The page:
Anna Katrina Zinkeisen, RDI VPROI RP NS (1901-1976)
Anna Zinkeisen was one of the most prolific, enterprising and successful artists working in Britain during the twentieth century. Best known for her assured and stylish society portraits and mural decorations, she worked as a wide-ranging painter, draughtsman, illustrator and designer. Between the wars, she developed a particular facility for elegant pastiche fantasy, and through it added to the sparkle of the Bright Young Things. Anna Zinkeisen was born in Kilcreggan, Dunbartonshire (now Argyll & Bute), Scotland, on 28 August 1901, and spent her early years at ‘Woodburn’, Rosneath, Kilcreggan. She was the youngest of three children of the yarn and shirt manufacturer, Victor Zinkeisen, and his wife, Clara (née Charles). Her elder sister was the painter and stage designer, Doris Zinkeisen (and Doris’s twin daughters were the artists, Anne and Janet Grahame Johnstone).
In 1909, the Zinkeisens moved south, and settled at The Elms, Oakhill Avenue, Pinner, Middlesex.
Having been privately educated at home, Anna decided at the age of 11 that she wanted to become an artist, and entered Harrow Technical School, alongside her sister, Doris, to study drawing and anatomy. In 1917, at the age of 15, she won a scholarship to the Royal Academy Schools (as did her sister). She stayed until 1923, receiving several silver and bronze medals and twice winning the Landseer Scholarship in painting (1920, 1921). Despite this dedication and success, she also spent the months from May 1918 to January 1919 as a nurse for the St John’s Ambulance at the Voluntary Aid Hospital, Northwood, Middlesex, as her contribution to the war effort (and, again, alongside her sister).
In 1918, Doris showed a portrait of Anna as her first exhibit at the Royal Academy of Arts. Anna herself would exhibit paintings at the Royal Academy between 1921 and 1964. The sisters lived and worked together at a studio at 10 Yeoman’s Row, off the Brompton Road, Knightsbridge, from 1922, moving to 8 St Andrew’s Place, Regent’s Park, about two years later.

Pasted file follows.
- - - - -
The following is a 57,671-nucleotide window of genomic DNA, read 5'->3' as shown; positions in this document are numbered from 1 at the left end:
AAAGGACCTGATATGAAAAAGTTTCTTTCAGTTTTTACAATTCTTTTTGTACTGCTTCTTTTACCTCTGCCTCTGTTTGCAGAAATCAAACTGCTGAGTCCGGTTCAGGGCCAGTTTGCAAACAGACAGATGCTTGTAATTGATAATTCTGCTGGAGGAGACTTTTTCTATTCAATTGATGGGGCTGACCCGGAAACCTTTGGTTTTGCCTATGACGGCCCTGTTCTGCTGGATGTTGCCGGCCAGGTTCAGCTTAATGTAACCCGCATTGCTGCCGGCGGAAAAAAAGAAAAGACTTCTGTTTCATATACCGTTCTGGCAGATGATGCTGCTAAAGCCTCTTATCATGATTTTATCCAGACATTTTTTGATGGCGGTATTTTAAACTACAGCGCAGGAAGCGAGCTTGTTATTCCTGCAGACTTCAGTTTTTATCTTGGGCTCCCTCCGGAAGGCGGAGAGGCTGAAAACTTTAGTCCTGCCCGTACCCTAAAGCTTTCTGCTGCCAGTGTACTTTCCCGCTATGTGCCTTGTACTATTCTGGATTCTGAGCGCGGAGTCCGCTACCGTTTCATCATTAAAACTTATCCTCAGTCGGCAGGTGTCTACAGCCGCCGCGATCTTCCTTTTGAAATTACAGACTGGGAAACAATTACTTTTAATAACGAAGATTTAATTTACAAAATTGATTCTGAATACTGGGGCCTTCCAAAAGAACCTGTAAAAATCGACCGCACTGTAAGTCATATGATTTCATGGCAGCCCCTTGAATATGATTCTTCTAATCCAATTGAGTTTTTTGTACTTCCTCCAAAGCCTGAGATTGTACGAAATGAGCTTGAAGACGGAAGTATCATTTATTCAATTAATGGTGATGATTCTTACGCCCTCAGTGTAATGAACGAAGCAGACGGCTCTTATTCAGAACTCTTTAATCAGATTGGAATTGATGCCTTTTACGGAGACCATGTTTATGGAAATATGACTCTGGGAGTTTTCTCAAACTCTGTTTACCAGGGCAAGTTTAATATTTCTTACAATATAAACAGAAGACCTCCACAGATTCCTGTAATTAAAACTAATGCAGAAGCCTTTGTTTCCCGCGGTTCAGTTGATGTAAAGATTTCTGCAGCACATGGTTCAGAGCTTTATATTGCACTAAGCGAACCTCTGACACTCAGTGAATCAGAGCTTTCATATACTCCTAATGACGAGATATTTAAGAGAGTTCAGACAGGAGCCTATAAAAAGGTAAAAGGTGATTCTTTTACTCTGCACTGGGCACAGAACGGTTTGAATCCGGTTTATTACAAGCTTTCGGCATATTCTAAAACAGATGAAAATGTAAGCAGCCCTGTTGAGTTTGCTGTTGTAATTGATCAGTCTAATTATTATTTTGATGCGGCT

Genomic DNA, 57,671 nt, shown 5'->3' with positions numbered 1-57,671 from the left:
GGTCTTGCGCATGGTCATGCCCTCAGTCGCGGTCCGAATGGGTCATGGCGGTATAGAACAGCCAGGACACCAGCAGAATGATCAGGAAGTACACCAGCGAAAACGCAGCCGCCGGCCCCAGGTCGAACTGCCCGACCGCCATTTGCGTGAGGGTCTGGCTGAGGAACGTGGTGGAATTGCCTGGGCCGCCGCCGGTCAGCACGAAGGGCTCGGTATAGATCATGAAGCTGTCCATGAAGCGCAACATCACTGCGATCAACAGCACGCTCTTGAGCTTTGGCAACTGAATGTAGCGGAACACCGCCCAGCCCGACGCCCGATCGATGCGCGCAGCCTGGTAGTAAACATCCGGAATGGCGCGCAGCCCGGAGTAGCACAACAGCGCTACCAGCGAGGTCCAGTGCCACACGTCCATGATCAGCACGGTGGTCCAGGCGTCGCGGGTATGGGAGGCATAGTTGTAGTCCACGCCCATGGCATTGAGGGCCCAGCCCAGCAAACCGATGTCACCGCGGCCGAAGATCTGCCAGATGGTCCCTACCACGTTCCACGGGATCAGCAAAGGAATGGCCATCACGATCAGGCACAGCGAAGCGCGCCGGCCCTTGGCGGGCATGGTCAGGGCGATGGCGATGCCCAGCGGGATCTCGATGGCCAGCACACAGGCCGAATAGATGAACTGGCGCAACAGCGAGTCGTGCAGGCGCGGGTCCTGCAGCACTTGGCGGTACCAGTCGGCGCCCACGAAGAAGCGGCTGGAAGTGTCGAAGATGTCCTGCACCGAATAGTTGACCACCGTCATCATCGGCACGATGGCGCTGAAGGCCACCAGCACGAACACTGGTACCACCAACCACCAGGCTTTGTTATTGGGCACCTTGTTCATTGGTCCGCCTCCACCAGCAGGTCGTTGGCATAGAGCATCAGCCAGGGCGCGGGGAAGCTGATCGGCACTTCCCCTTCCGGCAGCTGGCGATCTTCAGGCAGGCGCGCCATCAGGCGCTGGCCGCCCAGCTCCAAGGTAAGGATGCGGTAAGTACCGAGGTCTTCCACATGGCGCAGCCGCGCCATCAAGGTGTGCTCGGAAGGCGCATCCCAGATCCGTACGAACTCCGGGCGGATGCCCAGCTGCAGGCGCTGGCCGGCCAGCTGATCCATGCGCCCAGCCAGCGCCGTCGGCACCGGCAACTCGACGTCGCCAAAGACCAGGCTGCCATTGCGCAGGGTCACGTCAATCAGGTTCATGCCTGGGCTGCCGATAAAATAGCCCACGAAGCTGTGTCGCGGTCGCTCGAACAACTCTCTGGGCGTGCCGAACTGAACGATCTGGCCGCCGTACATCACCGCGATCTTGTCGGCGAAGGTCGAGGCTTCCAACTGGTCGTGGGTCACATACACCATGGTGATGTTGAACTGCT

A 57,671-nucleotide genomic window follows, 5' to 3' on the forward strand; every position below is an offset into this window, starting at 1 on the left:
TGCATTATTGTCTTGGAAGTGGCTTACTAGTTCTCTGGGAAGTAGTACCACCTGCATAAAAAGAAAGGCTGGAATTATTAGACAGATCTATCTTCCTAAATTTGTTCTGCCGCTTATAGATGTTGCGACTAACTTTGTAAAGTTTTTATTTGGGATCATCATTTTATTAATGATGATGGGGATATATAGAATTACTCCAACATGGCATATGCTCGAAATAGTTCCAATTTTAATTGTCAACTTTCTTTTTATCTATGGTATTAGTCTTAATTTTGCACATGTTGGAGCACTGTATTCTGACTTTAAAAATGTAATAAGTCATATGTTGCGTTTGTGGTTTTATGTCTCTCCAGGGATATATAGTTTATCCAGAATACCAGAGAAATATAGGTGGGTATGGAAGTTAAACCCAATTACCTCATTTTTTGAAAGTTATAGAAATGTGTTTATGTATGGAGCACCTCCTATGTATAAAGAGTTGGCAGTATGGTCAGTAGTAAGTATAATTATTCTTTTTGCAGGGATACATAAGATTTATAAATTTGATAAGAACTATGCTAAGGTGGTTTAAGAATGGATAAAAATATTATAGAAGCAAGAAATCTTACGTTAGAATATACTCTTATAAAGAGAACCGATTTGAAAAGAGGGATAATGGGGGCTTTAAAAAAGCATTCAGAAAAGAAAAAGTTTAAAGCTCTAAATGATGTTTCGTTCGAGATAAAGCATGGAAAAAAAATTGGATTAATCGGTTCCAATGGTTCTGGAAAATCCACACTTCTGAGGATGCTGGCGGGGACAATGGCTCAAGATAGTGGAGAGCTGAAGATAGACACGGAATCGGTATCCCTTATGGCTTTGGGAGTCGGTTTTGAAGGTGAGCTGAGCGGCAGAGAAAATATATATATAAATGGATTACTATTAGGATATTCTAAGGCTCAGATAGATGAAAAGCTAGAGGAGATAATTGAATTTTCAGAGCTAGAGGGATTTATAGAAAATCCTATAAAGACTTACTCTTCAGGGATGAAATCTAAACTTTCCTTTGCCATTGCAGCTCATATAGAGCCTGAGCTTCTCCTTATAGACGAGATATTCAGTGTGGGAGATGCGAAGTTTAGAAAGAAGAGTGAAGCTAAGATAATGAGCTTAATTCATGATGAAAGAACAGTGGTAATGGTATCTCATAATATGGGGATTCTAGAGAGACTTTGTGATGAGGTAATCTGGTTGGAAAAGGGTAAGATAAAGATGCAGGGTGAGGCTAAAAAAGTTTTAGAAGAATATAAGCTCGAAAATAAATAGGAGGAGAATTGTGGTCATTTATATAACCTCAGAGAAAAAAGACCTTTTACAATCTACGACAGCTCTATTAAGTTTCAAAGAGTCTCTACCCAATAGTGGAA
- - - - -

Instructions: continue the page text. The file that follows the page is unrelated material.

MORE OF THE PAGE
One of Anna’s Royal Academy teachers, Sir William Orpen, encouraged her to study sculpture and, while still a student, she accepted a commission from Wedgwood to design and model three jasperware medallions: ‘Adam’, ‘Eve’ and ‘Sun and Wind’. She produced these in an Art Deco style in 1924, and in 1925 exhibited two of them in Paris at the Exposition internationale des Arts décoratifs, winning a silver medal. Despite this success, she soon gave up sculpture in favour of two-dimensional design, illustration and painting, and would specialise in portraits and mural decoration.
From the 1920s, Anna Zinkeisen exhibited widely in London and provincial centres, and also abroad, including the Society of Women Artists (1927-29), the Royal Glasgow Institute (1923-59), the Royal Scottish Academy (1927-44), and especially the Royal Institute of Painters in Oils (elected a member in 1929, and later Vice-President), the Royal Society of Portrait Painters (a member) and the National Society of Painters, Sculptors and Gravers (a founder member in 1930). She won silver medals at the Royal Academy (in 1925, for a self-portrait) and the Paris Salon (in 1926).